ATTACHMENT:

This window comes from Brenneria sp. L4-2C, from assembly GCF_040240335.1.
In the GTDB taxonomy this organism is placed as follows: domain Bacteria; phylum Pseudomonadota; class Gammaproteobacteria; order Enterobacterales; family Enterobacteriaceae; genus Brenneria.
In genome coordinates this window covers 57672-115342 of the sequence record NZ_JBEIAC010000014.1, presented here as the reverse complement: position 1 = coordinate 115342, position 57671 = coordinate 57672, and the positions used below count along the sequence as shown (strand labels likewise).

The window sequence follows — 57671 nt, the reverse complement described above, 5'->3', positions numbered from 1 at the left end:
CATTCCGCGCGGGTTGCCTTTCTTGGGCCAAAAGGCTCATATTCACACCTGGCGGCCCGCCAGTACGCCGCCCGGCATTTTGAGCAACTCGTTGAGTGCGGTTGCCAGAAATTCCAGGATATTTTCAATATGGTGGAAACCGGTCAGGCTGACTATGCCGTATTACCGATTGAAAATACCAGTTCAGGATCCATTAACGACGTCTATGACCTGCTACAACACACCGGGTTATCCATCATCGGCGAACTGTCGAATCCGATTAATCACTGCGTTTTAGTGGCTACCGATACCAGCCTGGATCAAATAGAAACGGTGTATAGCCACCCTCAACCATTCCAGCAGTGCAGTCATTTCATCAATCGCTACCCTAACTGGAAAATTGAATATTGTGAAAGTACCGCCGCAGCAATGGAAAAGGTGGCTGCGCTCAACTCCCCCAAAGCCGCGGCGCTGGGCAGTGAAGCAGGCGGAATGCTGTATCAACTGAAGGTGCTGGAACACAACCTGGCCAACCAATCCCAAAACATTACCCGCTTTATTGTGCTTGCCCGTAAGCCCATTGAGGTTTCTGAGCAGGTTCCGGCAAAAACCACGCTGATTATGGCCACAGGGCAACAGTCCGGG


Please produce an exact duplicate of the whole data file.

This window comes from Brenneria sp. L4-2C, from assembly GCF_040240335.1.
In the GTDB taxonomy this organism is placed as follows: domain Bacteria; phylum Pseudomonadota; class Gammaproteobacteria; order Enterobacterales; family Enterobacteriaceae; genus Brenneria.
In genome coordinates this window covers 57672-115342 of the sequence record NZ_JBEIAC010000014.1, presented here as the reverse complement: position 1 = coordinate 115342, position 57671 = coordinate 57672, and the positions used below count along the sequence as shown (strand labels likewise).

The window sequence follows — 57671 nt, the reverse complement described above, 5'->3', positions numbered from 1 at the left end:
CATTCCGCGCGGGTTGCCTTTCTTGGGCCAAAAGGCTCATATTCACACCTGGCGGCCCGCCAGTACGCCGCCCGGCATTTTGAGCAACTCGTTGAGTGCGGTTGCCAGAAATTCCAGGATATTTTCAATATGGTGGAAACCGGTCAGGCTGACTATGCCGTATTACCGATTGAAAATACCAGTTCAGGATCCATTAACGACGTCTATGACCTGCTACAACACACCGGGTTATCCATCATCGGCGAACTGTCGAATCCGATTAATCACTGCGTTTTAGTGGCTACCGATACCAGCCTGGATCAAATAGAAACGGTGTATAGCCACCCTCAACCATTCCAGCAGTGCAGTCATTTCATCAATCGCTACCCTAACTGGAAAATTGAATATTGTGAAAGTACCGCCGCAGCAATGGAAAAGGTGGCTGCGCTCAACTCCCCCAAAGCCGCGGCGCTGGGCAGTGAAGCAGGCGGAATGCTGTATCAACTGAAGGTGCTGGAACACAACCTGGCCAACCAATCCCAAAACATTACCCGCTTTATTGTGCTTGCCCGTAAGCCCATTGAGGTTTCTGAGCAGGTTCCGGCAAAAACCACGCTGATTATGGCCACAGGGCAACAGTCCGGG